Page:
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June 28, 2009

Weasel words

Filed under: American Food,Philosophy — Mr. Henry @ 11:26 am

 In a friendly discussion over dinner with Ceci, Mr. Henry brought up the topic of swine flu.

“H1N1 flu!” she said sharply. “Use the correct terminology.”

The rebuke smarted. Mr. Henry is unaccustomed to being upbraided for political incorrectness especially with regard to his favorite entreé, the noble and virtuous swine, baron of the barnyard. Striving always to use correct terminology as well as correct grammar Mr. Henry would never knowingly insult a pig.




Ceci happens to be U.S. director of the World Society for the Protection of Animals, an organization that has inaugurated a new and useful system for labeling foods as well as supermarkets according to degree of humane treatment.

With a score of 76 points, Whole Foods wins by a mile. At the back of the pack, Wal-Mart gets 10 points. Clearly such labeling is still in its infancy but the effort is worthwhile.

From the site you will learn that “natural” is a weasel word not clearly defined by law or custom, a word often more misleading than helpful.


Oops. There he goes again employing unfair and harmful species stereotypes against benighted weasels forever condemned in the public imagination to notorious roles of thieves and sneaks while they simply try to provide for their weaselly little families. Mr. Henry sincerely regrets the error.


  1. “Mink” words!

    Comment by raincoaster — July 13, 2009 @ 2:16 pm

  2. Your “weasel” is a mongoose. The kind-of-rectangular pupils are unique to the mongoose, which is a member of the viverrid family and more closely related to cats then to weasels.

    Comment by Argent Stonecutter — August 3, 2009 @ 12:07 pm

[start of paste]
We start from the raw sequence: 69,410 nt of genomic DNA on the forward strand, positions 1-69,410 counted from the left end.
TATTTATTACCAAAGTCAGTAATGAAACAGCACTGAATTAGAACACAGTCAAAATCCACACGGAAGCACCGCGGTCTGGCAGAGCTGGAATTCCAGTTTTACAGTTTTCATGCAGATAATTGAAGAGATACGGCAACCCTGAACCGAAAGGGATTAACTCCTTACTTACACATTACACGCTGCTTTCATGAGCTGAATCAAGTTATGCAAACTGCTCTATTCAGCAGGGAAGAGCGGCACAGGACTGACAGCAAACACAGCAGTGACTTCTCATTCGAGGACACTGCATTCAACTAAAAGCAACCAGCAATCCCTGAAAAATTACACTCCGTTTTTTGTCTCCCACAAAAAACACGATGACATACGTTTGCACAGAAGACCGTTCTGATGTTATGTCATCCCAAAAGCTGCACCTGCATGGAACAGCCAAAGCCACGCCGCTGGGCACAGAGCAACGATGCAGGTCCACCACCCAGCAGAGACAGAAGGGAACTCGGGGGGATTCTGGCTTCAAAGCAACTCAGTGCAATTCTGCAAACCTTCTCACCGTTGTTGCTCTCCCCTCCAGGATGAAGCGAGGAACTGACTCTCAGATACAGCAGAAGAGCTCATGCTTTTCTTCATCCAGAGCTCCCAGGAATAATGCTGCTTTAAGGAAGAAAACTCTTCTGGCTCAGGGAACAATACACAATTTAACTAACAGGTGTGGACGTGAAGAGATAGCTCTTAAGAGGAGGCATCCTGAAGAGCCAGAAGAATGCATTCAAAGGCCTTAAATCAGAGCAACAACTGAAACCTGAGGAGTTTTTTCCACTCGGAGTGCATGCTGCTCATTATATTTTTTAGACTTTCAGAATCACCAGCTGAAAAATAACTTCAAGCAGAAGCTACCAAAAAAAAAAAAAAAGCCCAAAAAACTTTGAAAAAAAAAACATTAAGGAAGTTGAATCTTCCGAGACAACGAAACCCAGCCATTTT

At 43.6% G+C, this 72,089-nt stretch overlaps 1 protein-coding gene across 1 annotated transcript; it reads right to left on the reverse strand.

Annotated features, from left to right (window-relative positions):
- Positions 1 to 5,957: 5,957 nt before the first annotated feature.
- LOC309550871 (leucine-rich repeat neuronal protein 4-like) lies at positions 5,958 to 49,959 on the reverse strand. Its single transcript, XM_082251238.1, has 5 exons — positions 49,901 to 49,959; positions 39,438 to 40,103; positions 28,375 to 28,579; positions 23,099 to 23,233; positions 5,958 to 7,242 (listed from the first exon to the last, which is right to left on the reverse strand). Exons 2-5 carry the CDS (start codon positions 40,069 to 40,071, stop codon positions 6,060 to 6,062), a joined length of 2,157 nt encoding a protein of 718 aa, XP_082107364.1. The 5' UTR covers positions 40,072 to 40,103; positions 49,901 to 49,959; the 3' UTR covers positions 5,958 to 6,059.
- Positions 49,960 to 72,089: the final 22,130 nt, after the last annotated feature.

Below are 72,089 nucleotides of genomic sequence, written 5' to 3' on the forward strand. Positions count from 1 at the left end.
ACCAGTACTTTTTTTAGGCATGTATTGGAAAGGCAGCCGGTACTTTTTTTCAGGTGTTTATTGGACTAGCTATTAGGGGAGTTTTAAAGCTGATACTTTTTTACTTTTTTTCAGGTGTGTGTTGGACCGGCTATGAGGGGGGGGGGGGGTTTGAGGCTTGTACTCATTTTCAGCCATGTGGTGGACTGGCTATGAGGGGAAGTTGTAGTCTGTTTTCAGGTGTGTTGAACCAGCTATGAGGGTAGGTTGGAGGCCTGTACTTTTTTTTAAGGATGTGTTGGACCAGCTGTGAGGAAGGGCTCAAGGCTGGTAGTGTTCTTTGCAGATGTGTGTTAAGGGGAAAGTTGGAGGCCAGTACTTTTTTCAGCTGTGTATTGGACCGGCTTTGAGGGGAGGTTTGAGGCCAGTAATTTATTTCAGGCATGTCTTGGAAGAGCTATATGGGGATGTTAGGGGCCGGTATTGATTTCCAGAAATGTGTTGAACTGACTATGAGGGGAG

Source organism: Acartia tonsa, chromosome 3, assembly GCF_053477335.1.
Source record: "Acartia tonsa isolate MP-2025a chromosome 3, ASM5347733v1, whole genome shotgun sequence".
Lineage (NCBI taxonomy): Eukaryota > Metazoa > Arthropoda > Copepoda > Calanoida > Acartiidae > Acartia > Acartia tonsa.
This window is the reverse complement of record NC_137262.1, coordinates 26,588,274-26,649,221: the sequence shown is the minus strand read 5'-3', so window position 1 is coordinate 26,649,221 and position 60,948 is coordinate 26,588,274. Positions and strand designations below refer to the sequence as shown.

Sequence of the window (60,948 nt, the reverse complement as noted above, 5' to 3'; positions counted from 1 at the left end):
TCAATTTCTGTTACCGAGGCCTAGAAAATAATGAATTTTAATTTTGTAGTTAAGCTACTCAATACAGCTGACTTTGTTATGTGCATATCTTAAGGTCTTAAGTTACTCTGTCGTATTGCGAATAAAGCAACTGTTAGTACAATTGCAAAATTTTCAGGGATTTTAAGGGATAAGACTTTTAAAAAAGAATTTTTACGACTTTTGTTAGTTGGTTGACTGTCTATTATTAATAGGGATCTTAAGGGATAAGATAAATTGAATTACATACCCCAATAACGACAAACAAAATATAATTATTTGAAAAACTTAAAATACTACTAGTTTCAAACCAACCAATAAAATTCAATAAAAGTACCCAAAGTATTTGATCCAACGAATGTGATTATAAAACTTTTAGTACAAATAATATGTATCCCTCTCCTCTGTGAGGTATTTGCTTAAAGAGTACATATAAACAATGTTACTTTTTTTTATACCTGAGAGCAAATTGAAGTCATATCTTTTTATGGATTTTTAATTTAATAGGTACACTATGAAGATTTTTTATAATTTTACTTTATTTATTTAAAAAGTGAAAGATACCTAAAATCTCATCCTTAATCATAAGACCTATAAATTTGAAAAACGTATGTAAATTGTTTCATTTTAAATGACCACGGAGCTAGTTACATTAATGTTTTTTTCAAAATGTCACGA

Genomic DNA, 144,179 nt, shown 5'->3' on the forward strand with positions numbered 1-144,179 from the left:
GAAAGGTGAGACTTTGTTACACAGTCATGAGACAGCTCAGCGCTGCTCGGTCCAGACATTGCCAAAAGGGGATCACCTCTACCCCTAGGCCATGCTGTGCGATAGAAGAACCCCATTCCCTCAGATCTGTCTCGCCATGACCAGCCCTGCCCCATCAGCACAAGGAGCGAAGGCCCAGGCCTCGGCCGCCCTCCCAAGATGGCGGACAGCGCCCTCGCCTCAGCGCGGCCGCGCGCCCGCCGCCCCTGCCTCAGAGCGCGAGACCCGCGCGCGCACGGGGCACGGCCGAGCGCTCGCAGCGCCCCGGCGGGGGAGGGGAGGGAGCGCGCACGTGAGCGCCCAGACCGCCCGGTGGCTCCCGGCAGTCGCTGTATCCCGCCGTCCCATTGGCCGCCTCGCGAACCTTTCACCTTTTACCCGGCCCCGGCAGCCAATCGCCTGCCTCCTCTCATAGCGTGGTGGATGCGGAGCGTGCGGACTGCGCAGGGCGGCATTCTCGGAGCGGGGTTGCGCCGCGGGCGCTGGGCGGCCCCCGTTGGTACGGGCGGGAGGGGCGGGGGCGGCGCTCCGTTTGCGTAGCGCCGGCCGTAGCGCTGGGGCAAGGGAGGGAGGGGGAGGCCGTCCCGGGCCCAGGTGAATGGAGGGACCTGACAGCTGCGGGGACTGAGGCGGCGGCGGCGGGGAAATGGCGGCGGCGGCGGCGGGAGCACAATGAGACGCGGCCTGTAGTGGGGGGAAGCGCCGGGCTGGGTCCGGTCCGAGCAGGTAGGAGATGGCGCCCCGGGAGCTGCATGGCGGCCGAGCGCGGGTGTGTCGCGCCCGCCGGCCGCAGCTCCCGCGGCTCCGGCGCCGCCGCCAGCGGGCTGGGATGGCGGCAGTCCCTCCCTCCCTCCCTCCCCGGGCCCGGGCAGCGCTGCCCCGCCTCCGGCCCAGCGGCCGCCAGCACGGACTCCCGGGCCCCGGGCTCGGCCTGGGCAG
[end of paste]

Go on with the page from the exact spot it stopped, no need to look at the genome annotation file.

3. Woops. Thank you, Argent Stonecutter.

    Are there any native American viverrids?

    Comment by Mr. Henry — August 3, 2009 @ 12:16 pm

  4. I don’t think there are any viverrids in the new world. They’re found in most of Africa and south Asia, but they don’t seem to have developed the knack of living in cold places. This is a possible explanation for why they never made it to the Americas.

    If you go to Wikipedia you will find much confusion. The relationship between the various viverrids is in turmoil. There’s probably going to be a new superfamily for all the mongoose-and-civet-like-critters before the dust settles, but in the meantime I stick to “viverrid”… people will understand even if they think I’m being SO last century. 🙂

    Comment by Argent Stonecutter — August 4, 2009 @ 5:51 am

  5. Mr. Henry:

    On “This Week in Agribusiness,” Max Armstrong and Orion Samuelson discuss this topic quite frequently. (They’re clients of mine, and I have great familiarity with their TV show.) When the term, “swine flu,” appeared in our national lexicon, the pork industry took an enormous hit because people became afraid they could catch the deadly flu from their bacon and eggs, or their grilled pork chops. It’s surprising that a term like this has become a huge problem for the agricultural sector. There are farm families struggling to survive this, all because of stupid H1N1.

    Comment by Steven Knoerr — August 5, 2009 @ 10:00 am

  6. A pig farmer I know in the UK frequently gets carloads of hostile people yelling at him that he’s endangering their lives by keeping pigs. At first he was polite, and would explain the difference between their perception and the actual situation. Now he just ignores them. Pedigreed Berkshires born and raised in Scotland, while I bet half those hecklers have been to areas with infections in the last year.

    Comment by raincoaster — August 11, 2009 @ 7:07 pm

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